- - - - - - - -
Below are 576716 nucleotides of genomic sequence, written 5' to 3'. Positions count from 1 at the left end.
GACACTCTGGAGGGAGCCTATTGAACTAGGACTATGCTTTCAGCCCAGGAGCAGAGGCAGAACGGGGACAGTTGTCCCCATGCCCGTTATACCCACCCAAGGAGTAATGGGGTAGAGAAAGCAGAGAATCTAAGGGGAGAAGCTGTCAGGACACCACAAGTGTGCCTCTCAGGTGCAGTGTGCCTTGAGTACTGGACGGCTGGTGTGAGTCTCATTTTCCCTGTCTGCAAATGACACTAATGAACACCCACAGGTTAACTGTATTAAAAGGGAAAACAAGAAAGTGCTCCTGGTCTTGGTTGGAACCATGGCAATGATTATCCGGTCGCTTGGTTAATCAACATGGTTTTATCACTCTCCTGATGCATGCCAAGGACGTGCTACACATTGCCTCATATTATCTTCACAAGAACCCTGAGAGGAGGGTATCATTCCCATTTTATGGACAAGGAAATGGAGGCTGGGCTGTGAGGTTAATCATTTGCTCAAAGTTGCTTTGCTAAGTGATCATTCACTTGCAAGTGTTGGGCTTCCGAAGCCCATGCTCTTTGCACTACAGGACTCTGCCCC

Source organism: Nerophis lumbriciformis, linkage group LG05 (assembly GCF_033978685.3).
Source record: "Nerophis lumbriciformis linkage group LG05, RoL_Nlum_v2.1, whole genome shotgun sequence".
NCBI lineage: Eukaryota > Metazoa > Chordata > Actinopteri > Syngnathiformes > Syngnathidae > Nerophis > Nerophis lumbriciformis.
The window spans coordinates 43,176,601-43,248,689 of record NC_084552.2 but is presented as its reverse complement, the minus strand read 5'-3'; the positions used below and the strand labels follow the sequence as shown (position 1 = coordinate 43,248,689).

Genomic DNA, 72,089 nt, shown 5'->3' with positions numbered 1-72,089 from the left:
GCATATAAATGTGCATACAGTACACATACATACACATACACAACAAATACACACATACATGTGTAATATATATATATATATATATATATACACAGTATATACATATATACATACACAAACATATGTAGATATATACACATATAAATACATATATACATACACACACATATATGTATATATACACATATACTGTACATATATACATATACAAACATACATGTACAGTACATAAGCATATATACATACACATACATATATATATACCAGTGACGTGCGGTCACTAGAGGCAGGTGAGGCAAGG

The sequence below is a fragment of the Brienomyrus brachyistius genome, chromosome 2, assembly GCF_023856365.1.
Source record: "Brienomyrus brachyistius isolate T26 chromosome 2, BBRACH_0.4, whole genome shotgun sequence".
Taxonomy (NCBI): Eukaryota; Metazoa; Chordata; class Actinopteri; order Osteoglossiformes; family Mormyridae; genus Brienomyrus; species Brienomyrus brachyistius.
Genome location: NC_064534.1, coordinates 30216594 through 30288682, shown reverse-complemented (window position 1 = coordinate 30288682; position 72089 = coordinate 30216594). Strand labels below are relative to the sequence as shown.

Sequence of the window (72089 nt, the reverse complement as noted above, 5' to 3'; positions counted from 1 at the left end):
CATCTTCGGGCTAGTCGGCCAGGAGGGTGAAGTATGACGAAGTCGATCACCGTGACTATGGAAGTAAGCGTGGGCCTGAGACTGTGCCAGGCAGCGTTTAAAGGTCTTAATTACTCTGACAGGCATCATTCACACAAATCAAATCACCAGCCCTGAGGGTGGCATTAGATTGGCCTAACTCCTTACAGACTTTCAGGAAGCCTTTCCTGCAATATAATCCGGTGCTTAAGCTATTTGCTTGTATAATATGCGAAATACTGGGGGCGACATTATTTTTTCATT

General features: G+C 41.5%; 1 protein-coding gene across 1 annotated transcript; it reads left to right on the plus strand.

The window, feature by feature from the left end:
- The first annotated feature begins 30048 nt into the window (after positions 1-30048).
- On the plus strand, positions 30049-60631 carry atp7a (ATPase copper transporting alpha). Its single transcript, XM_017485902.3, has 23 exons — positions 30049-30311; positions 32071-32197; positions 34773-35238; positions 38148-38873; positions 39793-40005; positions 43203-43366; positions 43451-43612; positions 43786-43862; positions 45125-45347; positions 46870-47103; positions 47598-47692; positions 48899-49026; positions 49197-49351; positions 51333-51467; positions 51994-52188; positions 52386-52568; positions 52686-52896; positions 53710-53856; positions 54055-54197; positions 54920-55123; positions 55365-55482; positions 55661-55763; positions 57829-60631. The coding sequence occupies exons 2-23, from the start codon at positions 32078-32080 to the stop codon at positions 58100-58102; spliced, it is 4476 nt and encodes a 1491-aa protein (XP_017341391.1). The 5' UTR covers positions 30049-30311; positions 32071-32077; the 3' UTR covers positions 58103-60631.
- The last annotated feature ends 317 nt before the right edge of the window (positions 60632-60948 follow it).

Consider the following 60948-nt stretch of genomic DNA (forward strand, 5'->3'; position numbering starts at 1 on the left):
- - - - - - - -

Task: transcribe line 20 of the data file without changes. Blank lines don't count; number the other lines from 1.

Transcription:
Consider the following 60948-nt stretch of genomic DNA (forward strand, 5'->3'; position numbering starts at 1 on the left):